Despite a strong finish, Blackmore’s Bane did not reach its funding goal. A few weeks after the end of the campaign, I asked Jeremy Blaustein what his thoughts were like leading into the campaign, and what they were afterwards.”We thought we would achieve our goal judging by the other campaigns we had looked at, but there really is no way to know until you do it!” he says. “We made mistakes on everything from the reward tiers being too complex, not including shipping costs and lots of other things. Also, we didn’t have enough material to do daily updates, thinking we would achieve our goal quickly.”
One of the things that stood about the campaign—and no doubt part of the reason that so many fans took to social media to recruit backers—is that Jeremy and his team made themselves accessible to fans who wanted to reach out to them. “I was doing the communications myself. Dealing with the fans is about 98% great. They are very supportive and encouraging, but once in a rare while you get a negative response and it can be difficult. Some people maybe don’t realize that we are just people like them and can say hurtful things. Not so much on the Kickstarter page, but on forums such as NeoGAF and Reddit. I now understand why actors don’t read reviews! I’m not sure that I’ve learned to deal with people differently except to perhaps try to not take it personally. But I always try to remain positive, friendly and humble.”
I asked Jeremy about the split in opinion that formed around the game between fans who were sold solely based on the talent involved and those who criticized the campaign for its lack of a substantial prototype. “I can understand both sides,” he told me. “Naturally, people are excited about the team as I hoped they would be. On the other hand, I can also understand why they want to see more concrete stuff from us. I entered into this hoping that people would be willing to help fund the game based on the strength of the idea and the team, but I guess I underestimated the current mood around Kickstarter. When we relaunch, we will be showing a great deal more of what we are working on now that we see what is needed. We’ll be sharpening up the KS campaign in every way you can think of.”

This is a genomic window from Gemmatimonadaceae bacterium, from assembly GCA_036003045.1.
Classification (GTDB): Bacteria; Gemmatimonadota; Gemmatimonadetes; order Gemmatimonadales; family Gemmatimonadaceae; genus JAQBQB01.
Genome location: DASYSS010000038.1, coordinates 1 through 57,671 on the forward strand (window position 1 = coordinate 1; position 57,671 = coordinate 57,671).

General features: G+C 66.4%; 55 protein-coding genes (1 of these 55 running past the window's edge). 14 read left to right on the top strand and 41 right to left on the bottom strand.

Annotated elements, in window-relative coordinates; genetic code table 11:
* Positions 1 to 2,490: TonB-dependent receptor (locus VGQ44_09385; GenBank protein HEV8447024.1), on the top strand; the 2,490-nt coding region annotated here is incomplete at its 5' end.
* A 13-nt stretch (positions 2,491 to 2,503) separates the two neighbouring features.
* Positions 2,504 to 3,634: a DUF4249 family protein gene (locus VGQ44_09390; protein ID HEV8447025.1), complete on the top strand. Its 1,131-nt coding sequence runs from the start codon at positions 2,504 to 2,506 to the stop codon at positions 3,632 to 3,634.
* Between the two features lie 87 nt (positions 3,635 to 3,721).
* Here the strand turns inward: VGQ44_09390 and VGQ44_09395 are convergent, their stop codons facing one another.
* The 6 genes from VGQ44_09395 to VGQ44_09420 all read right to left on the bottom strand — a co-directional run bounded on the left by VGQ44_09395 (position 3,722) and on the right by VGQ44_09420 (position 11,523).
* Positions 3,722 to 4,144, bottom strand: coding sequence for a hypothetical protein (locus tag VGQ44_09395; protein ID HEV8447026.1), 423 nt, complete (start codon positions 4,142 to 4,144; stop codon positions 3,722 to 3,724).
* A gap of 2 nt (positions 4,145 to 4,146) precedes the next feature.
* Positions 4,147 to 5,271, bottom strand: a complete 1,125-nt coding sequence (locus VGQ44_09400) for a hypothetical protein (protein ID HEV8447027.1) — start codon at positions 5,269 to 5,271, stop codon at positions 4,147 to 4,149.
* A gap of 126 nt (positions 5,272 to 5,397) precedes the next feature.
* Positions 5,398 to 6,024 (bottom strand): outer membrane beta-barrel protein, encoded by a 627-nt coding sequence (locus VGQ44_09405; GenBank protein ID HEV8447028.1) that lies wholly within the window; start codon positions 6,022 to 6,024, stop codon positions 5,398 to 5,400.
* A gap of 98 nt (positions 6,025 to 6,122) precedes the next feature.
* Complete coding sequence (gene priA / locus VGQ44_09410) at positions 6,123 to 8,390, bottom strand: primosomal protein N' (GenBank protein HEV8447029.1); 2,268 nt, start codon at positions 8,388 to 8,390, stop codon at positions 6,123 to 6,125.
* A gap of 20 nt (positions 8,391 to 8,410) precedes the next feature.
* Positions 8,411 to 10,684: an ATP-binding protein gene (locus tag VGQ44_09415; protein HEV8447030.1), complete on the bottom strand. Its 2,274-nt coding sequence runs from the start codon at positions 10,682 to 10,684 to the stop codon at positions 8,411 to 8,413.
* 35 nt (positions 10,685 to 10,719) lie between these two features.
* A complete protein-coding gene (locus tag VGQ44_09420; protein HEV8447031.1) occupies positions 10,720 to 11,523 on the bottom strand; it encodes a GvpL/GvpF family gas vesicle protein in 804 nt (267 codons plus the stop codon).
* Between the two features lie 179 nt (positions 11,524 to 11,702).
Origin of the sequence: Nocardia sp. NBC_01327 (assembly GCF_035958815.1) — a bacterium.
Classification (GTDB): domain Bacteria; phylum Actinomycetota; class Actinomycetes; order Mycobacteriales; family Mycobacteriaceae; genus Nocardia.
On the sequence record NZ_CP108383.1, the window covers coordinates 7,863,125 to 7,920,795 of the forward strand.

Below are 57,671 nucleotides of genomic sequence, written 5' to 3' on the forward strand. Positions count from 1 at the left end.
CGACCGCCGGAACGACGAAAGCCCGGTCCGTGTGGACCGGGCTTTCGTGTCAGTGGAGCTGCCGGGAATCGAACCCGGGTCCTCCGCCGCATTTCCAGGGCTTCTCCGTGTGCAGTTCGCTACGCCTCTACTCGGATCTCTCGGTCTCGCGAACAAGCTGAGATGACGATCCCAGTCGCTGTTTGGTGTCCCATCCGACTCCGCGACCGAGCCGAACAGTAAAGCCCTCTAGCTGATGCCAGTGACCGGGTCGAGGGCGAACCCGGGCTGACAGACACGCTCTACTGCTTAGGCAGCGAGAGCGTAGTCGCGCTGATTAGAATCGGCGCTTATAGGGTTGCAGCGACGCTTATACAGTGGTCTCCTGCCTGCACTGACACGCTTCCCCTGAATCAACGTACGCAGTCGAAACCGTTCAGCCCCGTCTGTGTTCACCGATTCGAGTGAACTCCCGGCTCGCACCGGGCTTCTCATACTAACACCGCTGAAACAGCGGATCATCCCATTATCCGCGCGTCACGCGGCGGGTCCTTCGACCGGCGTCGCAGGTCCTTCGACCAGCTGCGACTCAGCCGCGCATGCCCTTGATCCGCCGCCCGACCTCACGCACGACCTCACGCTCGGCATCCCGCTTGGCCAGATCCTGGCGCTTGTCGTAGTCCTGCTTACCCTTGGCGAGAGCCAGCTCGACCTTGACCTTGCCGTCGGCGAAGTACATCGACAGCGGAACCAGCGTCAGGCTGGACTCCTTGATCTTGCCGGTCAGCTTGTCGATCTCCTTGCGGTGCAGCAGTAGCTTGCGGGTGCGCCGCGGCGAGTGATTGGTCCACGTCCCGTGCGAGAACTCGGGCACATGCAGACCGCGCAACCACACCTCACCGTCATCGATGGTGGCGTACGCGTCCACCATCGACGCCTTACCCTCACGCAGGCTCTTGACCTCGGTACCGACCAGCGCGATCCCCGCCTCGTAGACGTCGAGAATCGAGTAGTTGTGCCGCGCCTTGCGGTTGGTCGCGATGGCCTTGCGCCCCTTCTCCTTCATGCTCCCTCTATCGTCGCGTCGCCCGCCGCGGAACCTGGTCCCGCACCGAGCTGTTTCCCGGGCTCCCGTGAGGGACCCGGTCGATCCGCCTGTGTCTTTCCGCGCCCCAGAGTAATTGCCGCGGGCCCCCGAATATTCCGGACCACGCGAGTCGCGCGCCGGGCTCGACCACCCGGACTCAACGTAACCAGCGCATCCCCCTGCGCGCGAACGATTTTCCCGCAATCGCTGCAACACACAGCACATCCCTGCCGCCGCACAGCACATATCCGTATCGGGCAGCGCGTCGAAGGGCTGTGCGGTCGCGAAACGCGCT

As you can tell, iQiOi aren’t taking the setback of a failed campaign lying down. The fact that the response to Blackmore’s Bane was so passionate has encourage Jeremy and his team to learn from their mistakes the first time round and make a reinvigorated attempt at getting the game off the ground. “The mood is positive. It was our first foray into the world of crowdfunding and we learned a lot and gained some very loyal supporters,” Jeremy said. “We are very confident of a success on the relaunch. As for Blackmore’s Bane, we are going ahead with development and are feeling very happy about the direction.” Expect to hear more about Blackmore’s Bane from iQiOi very soon.
You can read more of our Campaign Postmortems right here.
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[author image=”http://cliqist.com/wp-content/uploads/2014/01/brad1.jpg”]Brad Jones is a Yorkshire-born writer currently spending his time in Scotland and the Northeastern United States in roughly even measure. He likes to write about things like genre movies, pro wrestling and video games. You know, the stuff that will be considered fine art in thirty years but no one gives the time of day just now. You can find Brad on Twitter under the handle @radjonze.[/author]